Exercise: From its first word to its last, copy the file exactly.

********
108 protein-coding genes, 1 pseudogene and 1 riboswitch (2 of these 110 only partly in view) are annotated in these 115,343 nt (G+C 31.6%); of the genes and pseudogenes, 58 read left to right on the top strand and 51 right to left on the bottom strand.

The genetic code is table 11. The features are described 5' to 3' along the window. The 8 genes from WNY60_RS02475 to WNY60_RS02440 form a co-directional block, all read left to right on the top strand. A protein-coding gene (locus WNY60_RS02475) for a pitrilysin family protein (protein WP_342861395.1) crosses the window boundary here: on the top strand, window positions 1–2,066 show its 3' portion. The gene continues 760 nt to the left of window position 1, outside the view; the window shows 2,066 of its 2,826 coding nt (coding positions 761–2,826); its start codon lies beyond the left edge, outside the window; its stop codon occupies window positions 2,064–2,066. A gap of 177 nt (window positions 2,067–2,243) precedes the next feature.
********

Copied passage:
108 protein-coding genes, 1 pseudogene and 1 riboswitch (2 of these 110 only partly in view) are annotated in these 115,343 nt (G+C 31.6%); of the genes and pseudogenes, 58 read left to right on the top strand and 51 right to left on the bottom strand.

The genetic code is table 11. The features are described 5' to 3' along the window. The 8 genes from WNY60_RS02475 to WNY60_RS02440 form a co-directional block, all read left to right on the top strand. A protein-coding gene (locus WNY60_RS02475) for a pitrilysin family protein (protein WP_342861395.1) crosses the window boundary here: on the top strand, window positions 1–2,066 show its 3' portion. The gene continues 760 nt to the left of window position 1, outside the view; the window shows 2,066 of its 2,826 coding nt (coding positions 761–2,826); its start codon lies beyond the left edge, outside the window; its stop codon occupies window positions 2,064–2,066. A gap of 177 nt (window positions 2,067–2,243) precedes the next feature.